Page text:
By Jack Canfora
It’s sooo on brand for 2020 that it’s a Leap Year. No, no, 365 days weren’t enough for this Annus Horribilis (and yes, you’d better believe I triple checked the spelling on that first word): it was so overflowing with awfulness, so teeming with terribleness, so rife with wretchedness, it needed an extra day to pack all of its surfeit of suffering in.
So, although most of us haven’t thought about it, as we slog towards 2020’s finish line, the truth is that line is a full 24 hours away further than it normally would be.
So what, you no doubt think. It’s just a day; it’s not like everything will magically be better on January 1st. You’re right of course. It won’t (nothing is better in January. Sorry people with January birthdays). But symbols are important in life (maybe too much so for writers, but let’s gloss over that for now). 2021, whose first few months promise to be quite bleak indeed, still affords us the chance to unchain ourselves from the shackles of these past 12 months that have weighed us down, Jacob Marley-like, link by odious link. Here’s just a few of those links that have, one by one, hung so heavilyy on our shoulders:
- You’ve finished Netflix. I don’t mean you’ve gotten bored or fed up with it. You’ve actually finished it. All the baking shows, all the sitcoms, all the Scandinavian detective series, all the documentaries. You’re done. You hit the Home button and it merely says, “Oh my God, what more do you want from us?”
- You’ve developed a deep bond with a certain cohort: you’ve had your ups and downs, your misunderstandings, your moments of healing and bonding. I’m talking of course, about the hosts of nightly cable news shows.
- Pornography disgusts you: not because it’s misogynistic, exploitative, and warps our perceptions of intimacy and sexuality, but because they’re not wearing masks.
But to hell with it. Let 2020 have its extra day. It’s in February, and if anything, February sucks even more than January (two words: Valentine’s Day). And yes, when we finally cross that threshold into 2021 on the stroke of midnight (one good thing to come out of this pandemic: the unwatchable Times Square New Year’s Eve television extravaganzas will be totally changed. Who am I kidding? They’ll find a way to make it suck, anyway) we can take a deep socially distanced, mask filtered breath . Hope, I truly believe, is on the way.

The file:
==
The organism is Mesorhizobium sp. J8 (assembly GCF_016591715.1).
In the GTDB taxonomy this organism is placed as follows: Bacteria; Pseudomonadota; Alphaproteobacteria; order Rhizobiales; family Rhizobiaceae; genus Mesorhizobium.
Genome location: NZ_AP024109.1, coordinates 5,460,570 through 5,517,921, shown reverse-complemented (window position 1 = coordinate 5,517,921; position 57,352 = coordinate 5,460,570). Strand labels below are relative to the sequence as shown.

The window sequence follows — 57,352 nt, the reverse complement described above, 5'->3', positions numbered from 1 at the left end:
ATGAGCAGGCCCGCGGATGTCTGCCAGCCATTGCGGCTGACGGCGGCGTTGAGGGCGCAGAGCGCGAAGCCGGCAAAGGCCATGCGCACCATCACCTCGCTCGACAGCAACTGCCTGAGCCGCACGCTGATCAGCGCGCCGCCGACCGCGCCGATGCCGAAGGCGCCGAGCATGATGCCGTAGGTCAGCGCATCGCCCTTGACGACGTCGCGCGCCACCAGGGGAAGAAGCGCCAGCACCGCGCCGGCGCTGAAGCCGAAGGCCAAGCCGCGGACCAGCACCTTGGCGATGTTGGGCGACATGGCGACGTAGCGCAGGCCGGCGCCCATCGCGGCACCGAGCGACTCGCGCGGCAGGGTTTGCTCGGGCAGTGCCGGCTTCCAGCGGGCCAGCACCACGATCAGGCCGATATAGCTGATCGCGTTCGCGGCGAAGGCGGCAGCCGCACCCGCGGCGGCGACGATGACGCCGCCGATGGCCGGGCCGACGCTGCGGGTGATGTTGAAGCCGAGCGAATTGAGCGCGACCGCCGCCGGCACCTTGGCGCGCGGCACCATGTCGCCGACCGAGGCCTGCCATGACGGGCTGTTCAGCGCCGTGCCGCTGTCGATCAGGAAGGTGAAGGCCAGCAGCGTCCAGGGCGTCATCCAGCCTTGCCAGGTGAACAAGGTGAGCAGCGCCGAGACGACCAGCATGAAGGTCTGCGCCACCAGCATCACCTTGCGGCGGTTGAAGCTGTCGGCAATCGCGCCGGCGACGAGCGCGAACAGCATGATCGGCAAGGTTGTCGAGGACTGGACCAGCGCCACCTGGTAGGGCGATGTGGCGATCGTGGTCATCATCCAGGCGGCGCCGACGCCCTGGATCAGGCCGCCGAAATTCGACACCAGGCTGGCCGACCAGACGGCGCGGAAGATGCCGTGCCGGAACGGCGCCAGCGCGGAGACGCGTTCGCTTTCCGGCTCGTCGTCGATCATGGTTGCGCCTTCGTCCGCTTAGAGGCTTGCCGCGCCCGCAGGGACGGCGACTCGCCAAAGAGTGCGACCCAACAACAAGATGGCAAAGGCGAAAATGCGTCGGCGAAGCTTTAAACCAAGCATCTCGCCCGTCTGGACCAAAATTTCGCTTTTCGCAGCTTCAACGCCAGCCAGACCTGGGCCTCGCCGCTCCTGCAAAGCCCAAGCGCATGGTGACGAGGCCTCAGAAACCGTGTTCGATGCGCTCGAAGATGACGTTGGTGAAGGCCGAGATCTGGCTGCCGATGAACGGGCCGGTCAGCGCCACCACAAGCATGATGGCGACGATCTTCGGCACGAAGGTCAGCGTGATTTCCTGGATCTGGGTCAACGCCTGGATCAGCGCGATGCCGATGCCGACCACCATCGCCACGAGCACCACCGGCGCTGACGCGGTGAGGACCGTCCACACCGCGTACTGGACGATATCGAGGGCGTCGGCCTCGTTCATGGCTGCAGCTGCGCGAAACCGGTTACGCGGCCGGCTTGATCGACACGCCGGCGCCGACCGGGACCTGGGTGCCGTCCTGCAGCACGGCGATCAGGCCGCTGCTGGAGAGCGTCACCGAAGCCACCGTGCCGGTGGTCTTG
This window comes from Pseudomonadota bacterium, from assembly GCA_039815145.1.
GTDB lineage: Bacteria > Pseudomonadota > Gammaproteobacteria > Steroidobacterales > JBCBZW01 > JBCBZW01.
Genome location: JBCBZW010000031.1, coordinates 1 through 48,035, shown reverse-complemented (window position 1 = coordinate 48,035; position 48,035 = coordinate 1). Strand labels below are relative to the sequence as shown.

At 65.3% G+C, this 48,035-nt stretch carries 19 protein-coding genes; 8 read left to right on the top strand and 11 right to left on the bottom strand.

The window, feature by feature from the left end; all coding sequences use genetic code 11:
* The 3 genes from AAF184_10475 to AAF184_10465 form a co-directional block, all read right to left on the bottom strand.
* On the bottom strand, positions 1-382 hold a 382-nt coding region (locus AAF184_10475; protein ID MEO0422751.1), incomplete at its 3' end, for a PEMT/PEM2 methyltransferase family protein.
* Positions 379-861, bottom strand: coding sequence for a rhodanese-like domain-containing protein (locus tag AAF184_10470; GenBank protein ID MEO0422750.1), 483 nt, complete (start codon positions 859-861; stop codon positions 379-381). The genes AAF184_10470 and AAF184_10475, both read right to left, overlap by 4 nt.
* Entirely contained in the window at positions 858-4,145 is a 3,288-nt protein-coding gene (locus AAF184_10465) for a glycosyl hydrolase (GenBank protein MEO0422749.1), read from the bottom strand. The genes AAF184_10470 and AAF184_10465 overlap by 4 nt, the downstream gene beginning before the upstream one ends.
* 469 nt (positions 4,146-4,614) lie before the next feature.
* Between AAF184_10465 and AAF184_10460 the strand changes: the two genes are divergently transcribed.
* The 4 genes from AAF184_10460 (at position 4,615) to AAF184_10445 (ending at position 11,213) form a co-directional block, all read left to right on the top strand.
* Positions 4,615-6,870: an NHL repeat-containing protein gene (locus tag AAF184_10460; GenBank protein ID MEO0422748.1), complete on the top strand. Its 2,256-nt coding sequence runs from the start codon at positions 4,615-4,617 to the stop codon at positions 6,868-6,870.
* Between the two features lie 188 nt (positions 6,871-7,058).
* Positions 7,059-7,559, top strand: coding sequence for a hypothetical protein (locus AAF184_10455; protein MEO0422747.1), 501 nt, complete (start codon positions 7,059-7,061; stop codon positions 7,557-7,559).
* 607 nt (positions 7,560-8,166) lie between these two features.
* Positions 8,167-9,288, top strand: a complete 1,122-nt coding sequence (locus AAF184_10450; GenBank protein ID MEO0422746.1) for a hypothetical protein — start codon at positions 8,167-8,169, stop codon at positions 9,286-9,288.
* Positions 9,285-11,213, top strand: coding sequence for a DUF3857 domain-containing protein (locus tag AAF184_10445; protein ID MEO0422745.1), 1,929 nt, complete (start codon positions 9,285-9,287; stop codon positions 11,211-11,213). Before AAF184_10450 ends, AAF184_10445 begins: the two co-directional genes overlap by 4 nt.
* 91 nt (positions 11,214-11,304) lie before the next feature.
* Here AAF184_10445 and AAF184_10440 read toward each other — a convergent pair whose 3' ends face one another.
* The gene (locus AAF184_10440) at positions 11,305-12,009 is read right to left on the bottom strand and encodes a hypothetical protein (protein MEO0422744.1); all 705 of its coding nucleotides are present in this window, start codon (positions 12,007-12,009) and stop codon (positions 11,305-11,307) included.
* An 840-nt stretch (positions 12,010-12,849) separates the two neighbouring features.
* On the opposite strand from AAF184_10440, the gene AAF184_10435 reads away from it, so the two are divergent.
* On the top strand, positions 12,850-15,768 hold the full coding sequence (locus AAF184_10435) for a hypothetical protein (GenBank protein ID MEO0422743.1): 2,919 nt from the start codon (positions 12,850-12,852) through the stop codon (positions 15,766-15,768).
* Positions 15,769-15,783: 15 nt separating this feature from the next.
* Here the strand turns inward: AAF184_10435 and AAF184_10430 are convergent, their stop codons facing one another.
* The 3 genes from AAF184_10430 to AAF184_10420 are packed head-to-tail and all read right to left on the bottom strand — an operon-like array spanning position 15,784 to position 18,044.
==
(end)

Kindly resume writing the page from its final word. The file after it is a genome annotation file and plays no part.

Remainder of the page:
The holidays will feel very different this year. And mostly not in a good way. But here’s what I recommend. Watch It’s A Wonderful Life. I know, you’ve probably seen it umpteen times, and maybe you’re generally done with it. But although it’s often dismissed by cynics as sappy, it really isn’t. In fact, for a key portion of it, it’s surprisingly dark. We see a man who sees his life as nothing but a string of failures. He feels he’s hopeless. He literally wishes he was never born. But by the end, he learns that all of his grandiose dreams that failed to materialize don’t really matter nearly as much as what he’s done for those around him. It is a film that points out that it’s the small acts of kindness and empathy that matter most in life. That serving one’s community, however one defines it, is noblest of ways to expend one’s energies. That a sense of and responsibility to our communities, both immediate and larger, is how we get along in this world.
In a way, 2020 robbed us of our sense of community: time with our friends and family, the rubbing elbows with our neighbors and peers. But in a deeper sense, it’s given us a chance to reevaluate our priorities and sense of what constitutes our community, and where we fit in it. What we contribute to it, and how it enriches the quality of our lives. That’s why I think It’s A Wonderful Life will resonate even more with me (yes, I’ll be crying at the end. I’m not a monster). I hope we can, in the midst of reviling this past year, recommit ourselves to the painful lessons it’s taught us.
If we don’t or can’t won’t, to paraphrase another well-known Christmas tale: God save us, everyone.
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